In a move inspired by the IRS’ scrutiny of the tea party and other nonprofit groups, the Olympia-based Freedom Foundation has filed records requests with four Washington state agencies asking for employee emails and other records containing certain words, including “tea party,” “Catholic,” “Mormon” and “redneck.”
The requests were filed in May. Representatives of the libertarian-style think tank say they are looking for evidence of bias toward the public and regulated organizations.
“We tried to come up with terms that we thought would be logical to be used in correspondence about possibly targeted groups,’’ Glen Morgan, property-rights director for the nonprofit organization, which has a hard-right reputation for its battles over land-use limits in environmentally sensitive zones and its perennial criticism of government regulations and spending.
The Freedom Foundation was not caught up in the IRS tax controversy, but its state-agency project “was an outgrowth of that,” Morgan said.
“People complain about bias all the time — it doesn’t always mean it’s true,” he said. “People on both ends of the political spectrum complain about it.”
The search is for all documents created since January 2010. The search terms also include: gun nut, NRA, Freedom Foundation, libertarian, conservative, Catholic, Christian, right wing, far right, racist, teabagger and hicks.
Officials at the affected agencies — Ecology, Revenue, Puget Sound Partnership and Labor & Industries — have been working with the think tank to narrow its requests. None could say how many emails might be reviewed.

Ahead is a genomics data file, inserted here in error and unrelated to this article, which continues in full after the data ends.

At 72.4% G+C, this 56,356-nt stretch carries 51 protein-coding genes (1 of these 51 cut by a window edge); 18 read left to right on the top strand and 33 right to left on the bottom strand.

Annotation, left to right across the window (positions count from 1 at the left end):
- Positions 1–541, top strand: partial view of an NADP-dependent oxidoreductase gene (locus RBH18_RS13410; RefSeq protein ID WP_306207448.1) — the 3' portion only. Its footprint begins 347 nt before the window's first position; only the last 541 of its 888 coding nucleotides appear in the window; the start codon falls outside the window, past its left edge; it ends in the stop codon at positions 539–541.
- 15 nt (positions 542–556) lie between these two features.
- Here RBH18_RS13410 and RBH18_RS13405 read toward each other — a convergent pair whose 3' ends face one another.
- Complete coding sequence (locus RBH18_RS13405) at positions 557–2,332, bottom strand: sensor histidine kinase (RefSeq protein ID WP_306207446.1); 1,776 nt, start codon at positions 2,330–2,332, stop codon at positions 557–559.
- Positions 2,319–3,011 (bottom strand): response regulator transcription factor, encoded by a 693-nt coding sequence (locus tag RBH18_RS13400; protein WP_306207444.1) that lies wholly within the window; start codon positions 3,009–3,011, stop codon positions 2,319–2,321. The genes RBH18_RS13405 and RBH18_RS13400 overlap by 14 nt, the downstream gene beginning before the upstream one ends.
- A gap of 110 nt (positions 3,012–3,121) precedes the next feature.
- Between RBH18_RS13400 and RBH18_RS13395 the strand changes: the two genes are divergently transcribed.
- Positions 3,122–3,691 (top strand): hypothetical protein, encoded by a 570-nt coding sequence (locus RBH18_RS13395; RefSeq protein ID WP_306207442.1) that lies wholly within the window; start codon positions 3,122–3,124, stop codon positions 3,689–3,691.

Puget Sound Partnership, an agency of 42 employees, has already provided some documents. Ecology’s first batch of responsive emails from its 1,500 employees will be handed over July 18, according to emails it sent The Freedom Foundation. Revenue plans to disclose its first installment of documents from more than 1,000 employees by Aug. 30, but it could take a year or more to be fully responsive, a spokeswoman said.
Ecology spokeswoman Sandi Peck said every one of Ecology’s staffers must individually search emails for the 18 terms covering the period from January 2010 to May 15, 2013 – which she said is when the records request was submitted.
“It’s going to take time, but we can’t charge for staff time. This is part of the system’’ of disclosure, Peck said. “We take the public disclosure requests seriously. It’s finding that balance of needing to be complete, having that other work to do, being efficient and producing the records as quickly as possible.’’
Morgan said the records request should not be burdensome given that technology makes it fairly easy to search electronic documents for specific terms.
It is too early to say what the requests will turn up, because most documents have not been turned over yet, he said. Morgan did not give details but indicated there are references in some of the released emails to Catholics and Mormons, which he painted as derogatory.
The Freedom Foundation is the same group that went to court to challenge former Gov. Chris Gregoire’s use of executive privilege to shield records from disclosure. That case is awaiting a decision by the state Supreme Court, but Gov. Jay Inslee vowed as a candidate more than a year ago not to exercise that privilege – and the foundation applauded his willingness earlier this year to release documents Gregoire had shielded.
Brad Shannon: 360-753-1688